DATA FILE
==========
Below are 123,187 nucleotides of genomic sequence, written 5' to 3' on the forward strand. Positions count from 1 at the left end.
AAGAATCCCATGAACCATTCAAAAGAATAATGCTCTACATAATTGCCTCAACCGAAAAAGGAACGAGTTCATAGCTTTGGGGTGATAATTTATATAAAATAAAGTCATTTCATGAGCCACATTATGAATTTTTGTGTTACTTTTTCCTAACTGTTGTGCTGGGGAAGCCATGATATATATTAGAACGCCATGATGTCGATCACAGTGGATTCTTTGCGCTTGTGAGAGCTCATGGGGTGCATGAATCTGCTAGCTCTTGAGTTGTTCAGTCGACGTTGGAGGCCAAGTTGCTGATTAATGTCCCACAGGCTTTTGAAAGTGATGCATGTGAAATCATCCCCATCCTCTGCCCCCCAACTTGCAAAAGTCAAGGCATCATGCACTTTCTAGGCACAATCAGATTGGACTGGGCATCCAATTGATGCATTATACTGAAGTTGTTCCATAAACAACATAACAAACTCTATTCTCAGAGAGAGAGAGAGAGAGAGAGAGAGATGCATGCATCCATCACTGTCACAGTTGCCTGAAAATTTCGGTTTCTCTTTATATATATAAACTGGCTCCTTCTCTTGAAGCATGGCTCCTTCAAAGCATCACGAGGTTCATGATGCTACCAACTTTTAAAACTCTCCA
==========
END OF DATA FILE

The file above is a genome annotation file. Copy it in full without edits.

Below are 123,187 nucleotides of genomic sequence, written 5' to 3' on the forward strand. Positions count from 1 at the left end.
AAGAATCCCATGAACCATTCAAAAGAATAATGCTCTACATAATTGCCTCAACCGAAAAAGGAACGAGTTCATAGCTTTGGGGTGATAATTTATATAAAATAAAGTCATTTCATGAGCCACATTATGAATTTTTGTGTTACTTTTTCCTAACTGTTGTGCTGGGGAAGCCATGATATATATTAGAACGCCATGATGTCGATCACAGTGGATTCTTTGCGCTTGTGAGAGCTCATGGGGTGCATGAATCTGCTAGCTCTTGAGTTGTTCAGTCGACGTTGGAGGCCAAGTTGCTGATTAATGTCCCACAGGCTTTTGAAAGTGATGCATGTGAAATCATCCCCATCCTCTGCCCCCCAACTTGCAAAAGTCAAGGCATCATGCACTTTCTAGGCACAATCAGATTGGACTGGGCATCCAATTGATGCATTATACTGAAGTTGTTCCATAAACAACATAACAAACTCTATTCTCAGAGAGAGAGAGAGAGAGAGAGAGAGATGCATGCATCCATCACTGTCACAGTTGCCTGAAAATTTCGGTTTCTCTTTATATATATAAACTGGCTCCTTCTCTTGAAGCATGGCTCCTTCAAAGCATCACGAGGTTCATGATGCTACCAACTTTTAAAACTCTCCA